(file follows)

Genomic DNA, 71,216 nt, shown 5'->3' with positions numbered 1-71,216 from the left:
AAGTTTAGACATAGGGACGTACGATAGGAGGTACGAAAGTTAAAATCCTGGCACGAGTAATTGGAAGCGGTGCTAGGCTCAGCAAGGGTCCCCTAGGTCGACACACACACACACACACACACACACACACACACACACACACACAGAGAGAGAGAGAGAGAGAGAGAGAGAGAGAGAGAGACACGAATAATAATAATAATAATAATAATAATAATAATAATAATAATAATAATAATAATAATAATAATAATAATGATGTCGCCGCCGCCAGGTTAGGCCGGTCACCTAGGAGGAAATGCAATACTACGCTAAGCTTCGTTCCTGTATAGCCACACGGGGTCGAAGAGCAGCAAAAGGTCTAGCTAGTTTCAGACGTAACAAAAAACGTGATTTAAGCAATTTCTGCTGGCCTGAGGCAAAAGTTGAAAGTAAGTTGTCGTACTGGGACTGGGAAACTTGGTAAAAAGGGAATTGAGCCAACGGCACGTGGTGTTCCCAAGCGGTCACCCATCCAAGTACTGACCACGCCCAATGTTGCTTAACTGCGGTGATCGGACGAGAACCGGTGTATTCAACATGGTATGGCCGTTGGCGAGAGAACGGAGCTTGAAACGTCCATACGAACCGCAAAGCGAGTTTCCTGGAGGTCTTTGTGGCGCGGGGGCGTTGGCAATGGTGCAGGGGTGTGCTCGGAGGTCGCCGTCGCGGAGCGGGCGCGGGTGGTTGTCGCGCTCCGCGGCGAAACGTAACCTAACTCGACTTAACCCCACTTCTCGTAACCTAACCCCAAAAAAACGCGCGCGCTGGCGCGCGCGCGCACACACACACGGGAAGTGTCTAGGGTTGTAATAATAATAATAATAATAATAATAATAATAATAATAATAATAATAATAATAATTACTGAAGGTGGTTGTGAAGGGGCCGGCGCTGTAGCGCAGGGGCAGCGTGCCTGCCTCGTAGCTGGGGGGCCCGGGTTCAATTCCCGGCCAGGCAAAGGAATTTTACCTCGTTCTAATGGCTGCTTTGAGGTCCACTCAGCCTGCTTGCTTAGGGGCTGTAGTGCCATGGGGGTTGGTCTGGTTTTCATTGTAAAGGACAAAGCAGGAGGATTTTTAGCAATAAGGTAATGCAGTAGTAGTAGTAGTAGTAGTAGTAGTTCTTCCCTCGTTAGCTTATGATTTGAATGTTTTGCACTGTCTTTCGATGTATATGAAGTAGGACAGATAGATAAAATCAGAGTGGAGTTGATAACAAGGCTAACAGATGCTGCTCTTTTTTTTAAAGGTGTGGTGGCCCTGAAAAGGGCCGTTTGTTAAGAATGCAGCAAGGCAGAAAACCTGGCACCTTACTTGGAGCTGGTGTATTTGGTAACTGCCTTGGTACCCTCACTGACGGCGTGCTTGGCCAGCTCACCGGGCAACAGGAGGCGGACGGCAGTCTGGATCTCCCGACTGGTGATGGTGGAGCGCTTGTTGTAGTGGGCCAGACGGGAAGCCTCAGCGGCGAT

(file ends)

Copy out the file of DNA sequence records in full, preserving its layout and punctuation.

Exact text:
Genomic DNA, 71,216 nt, shown 5'->3' with positions numbered 1-71,216 from the left:
AAGTTTAGACATAGGGACGTACGATAGGAGGTACGAAAGTTAAAATCCTGGCACGAGTAATTGGAAGCGGTGCTAGGCTCAGCAAGGGTCCCCTAGGTCGACACACACACACACACACACACACACACACACACACACACACACAGAGAGAGAGAGAGAGAGAGAGAGAGAGAGAGAGAGACACGAATAATAATAATAATAATAATAATAATAATAATAATAATAATAATAATAATAATAATAATAATAATAATGATGTCGCCGCCGCCAGGTTAGGCCGGTCACCTAGGAGGAAATGCAATACTACGCTAAGCTTCGTTCCTGTATAGCCACACGGGGTCGAAGAGCAGCAAAAGGTCTAGCTAGTTTCAGACGTAACAAAAAACGTGATTTAAGCAATTTCTGCTGGCCTGAGGCAAAAGTTGAAAGTAAGTTGTCGTACTGGGACTGGGAAACTTGGTAAAAAGGGAATTGAGCCAACGGCACGTGGTGTTCCCAAGCGGTCACCCATCCAAGTACTGACCACGCCCAATGTTGCTTAACTGCGGTGATCGGACGAGAACCGGTGTATTCAACATGGTATGGCCGTTGGCGAGAGAACGGAGCTTGAAACGTCCATACGAACCGCAAAGCGAGTTTCCTGGAGGTCTTTGTGGCGCGGGGGCGTTGGCAATGGTGCAGGGGTGTGCTCGGAGGTCGCCGTCGCGGAGCGGGCGCGGGTGGTTGTCGCGCTCCGCGGCGAAACGTAACCTAACTCGACTTAACCCCACTTCTCGTAACCTAACCCCAAAAAAACGCGCGCGCTGGCGCGCGCGCGCACACACACACGGGAAGTGTCTAGGGTTGTAATAATAATAATAATAATAATAATAATAATAATAATAATAATAATAATAATAATTACTGAAGGTGGTTGTGAAGGGGCCGGCGCTGTAGCGCAGGGGCAGCGTGCCTGCCTCGTAGCTGGGGGGCCCGGGTTCAATTCCCGGCCAGGCAAAGGAATTTTACCTCGTTCTAATGGCTGCTTTGAGGTCCACTCAGCCTGCTTGCTTAGGGGCTGTAGTGCCATGGGGGTTGGTCTGGTTTTCATTGTAAAGGACAAAGCAGGAGGATTTTTAGCAATAAGGTAATGCAGTAGTAGTAGTAGTAGTAGTAGTAGTTCTTCCCTCGTTAGCTTATGATTTGAATGTTTTGCACTGTCTTTCGATGTATATGAAGTAGGACAGATAGATAAAATCAGAGTGGAGTTGATAACAAGGCTAACAGATGCTGCTCTTTTTTTTAAAGGTGTGGTGGCCCTGAAAAGGGCCGTTTGTTAAGAATGCAGCAAGGCAGAAAACCTGGCACCTTACTTGGAGCTGGTGTATTTGGTAACTGCCTTGGTACCCTCACTGACGGCGTGCTTGGCCAGCTCACCGGGCAACAGGAGGCGGACGGCAGTCTGGATCTCCCGACTGGTGATGGTGGAGCGCTTGTTGTAGTGGGCCAGACGGGAAGCCTCAGCGGCGAT